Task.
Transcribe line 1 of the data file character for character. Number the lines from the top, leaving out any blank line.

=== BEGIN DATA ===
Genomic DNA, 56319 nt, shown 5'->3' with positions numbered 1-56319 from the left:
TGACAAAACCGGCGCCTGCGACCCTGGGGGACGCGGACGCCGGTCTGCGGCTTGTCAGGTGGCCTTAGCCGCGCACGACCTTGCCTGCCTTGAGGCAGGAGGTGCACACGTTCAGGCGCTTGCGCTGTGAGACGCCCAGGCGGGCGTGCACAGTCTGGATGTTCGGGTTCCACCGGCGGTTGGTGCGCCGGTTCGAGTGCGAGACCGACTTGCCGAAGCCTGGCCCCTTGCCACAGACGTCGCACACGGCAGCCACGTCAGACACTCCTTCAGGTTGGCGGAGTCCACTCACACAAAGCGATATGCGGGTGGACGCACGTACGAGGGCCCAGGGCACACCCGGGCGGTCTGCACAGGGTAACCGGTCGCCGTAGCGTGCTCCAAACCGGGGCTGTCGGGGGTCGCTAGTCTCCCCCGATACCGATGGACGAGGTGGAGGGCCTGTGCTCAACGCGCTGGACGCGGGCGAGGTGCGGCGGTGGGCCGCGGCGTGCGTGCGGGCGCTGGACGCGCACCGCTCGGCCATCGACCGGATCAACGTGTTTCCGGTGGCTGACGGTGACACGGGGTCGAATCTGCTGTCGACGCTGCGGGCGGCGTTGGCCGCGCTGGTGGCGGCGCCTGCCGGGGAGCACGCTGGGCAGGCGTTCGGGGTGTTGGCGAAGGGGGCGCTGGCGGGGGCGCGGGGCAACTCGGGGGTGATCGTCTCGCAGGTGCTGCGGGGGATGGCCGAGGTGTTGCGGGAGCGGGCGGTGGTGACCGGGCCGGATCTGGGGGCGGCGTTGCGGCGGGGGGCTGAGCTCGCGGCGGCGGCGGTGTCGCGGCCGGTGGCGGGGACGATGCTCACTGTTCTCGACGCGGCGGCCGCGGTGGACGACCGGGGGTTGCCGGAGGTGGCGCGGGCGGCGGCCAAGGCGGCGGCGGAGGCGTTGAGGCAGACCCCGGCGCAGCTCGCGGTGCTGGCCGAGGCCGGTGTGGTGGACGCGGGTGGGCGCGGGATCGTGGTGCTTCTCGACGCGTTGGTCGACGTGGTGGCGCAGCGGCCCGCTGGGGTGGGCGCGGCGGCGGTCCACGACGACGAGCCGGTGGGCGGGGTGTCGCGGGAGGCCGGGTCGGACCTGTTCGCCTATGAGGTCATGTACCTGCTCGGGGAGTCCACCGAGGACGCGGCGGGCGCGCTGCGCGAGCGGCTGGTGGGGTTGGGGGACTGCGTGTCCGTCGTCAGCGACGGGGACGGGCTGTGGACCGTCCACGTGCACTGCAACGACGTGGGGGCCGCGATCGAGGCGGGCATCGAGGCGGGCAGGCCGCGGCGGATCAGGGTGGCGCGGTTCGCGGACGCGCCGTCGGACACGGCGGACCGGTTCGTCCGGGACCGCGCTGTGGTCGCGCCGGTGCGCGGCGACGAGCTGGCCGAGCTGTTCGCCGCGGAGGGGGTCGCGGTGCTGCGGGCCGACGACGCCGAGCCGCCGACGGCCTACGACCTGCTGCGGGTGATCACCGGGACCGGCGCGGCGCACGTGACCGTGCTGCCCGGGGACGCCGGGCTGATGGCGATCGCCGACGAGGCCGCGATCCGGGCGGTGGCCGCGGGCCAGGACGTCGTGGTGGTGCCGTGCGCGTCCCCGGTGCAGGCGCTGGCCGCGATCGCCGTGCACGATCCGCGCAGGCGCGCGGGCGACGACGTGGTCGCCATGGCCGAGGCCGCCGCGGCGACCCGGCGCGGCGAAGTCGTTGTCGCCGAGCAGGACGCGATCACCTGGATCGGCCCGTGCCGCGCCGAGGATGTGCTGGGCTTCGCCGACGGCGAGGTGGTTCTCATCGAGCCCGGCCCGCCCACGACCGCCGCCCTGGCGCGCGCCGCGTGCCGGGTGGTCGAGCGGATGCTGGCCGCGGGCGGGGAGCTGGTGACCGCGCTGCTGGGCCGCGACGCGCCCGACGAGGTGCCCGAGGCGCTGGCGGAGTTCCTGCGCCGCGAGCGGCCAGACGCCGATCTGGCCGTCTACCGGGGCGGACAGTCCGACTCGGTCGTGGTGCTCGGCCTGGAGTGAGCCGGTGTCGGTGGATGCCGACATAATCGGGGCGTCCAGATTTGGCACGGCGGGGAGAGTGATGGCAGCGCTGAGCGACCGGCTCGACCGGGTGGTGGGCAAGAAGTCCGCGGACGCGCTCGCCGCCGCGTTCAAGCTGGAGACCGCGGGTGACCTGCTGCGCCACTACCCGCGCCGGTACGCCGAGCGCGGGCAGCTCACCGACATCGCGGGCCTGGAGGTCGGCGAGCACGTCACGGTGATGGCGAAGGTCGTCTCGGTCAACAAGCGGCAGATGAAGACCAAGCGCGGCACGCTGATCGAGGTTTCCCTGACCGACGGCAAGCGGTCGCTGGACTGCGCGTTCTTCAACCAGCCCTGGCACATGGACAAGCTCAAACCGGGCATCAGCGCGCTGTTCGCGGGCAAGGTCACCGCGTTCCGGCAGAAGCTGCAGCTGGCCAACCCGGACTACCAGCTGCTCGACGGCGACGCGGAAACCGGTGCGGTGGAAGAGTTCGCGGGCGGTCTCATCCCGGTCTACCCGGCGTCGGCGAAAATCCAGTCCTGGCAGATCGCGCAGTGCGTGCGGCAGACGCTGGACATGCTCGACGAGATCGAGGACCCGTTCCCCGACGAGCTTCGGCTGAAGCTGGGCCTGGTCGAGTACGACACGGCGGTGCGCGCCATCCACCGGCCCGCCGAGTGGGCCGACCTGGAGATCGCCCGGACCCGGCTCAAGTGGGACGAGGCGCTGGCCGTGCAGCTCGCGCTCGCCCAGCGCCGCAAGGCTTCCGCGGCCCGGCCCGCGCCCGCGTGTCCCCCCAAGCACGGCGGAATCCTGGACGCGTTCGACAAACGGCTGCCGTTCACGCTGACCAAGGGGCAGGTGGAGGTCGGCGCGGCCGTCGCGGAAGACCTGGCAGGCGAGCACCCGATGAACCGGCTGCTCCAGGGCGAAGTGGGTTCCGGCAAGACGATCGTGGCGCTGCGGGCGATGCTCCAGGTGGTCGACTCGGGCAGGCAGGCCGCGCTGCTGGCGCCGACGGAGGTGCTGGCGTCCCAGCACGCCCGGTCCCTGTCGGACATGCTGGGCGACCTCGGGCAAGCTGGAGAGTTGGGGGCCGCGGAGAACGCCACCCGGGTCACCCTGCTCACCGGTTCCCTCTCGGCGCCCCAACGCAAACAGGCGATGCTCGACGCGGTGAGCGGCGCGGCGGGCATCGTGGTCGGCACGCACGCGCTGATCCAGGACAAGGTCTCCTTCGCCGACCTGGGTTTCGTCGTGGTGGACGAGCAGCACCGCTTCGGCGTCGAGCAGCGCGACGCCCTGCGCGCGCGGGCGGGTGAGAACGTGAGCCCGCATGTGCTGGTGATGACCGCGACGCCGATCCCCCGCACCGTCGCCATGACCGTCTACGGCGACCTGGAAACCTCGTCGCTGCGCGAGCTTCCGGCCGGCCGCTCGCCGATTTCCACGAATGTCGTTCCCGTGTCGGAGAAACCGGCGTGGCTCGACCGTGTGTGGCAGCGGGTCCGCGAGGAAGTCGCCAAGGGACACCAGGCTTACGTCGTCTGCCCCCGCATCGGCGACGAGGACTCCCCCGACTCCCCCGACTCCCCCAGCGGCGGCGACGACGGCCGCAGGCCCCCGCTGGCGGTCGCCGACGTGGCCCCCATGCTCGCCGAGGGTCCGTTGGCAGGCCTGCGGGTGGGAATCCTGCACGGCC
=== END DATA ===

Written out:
Genomic DNA, 56319 nt, shown 5'->3' with positions numbered 1-56319 from the left: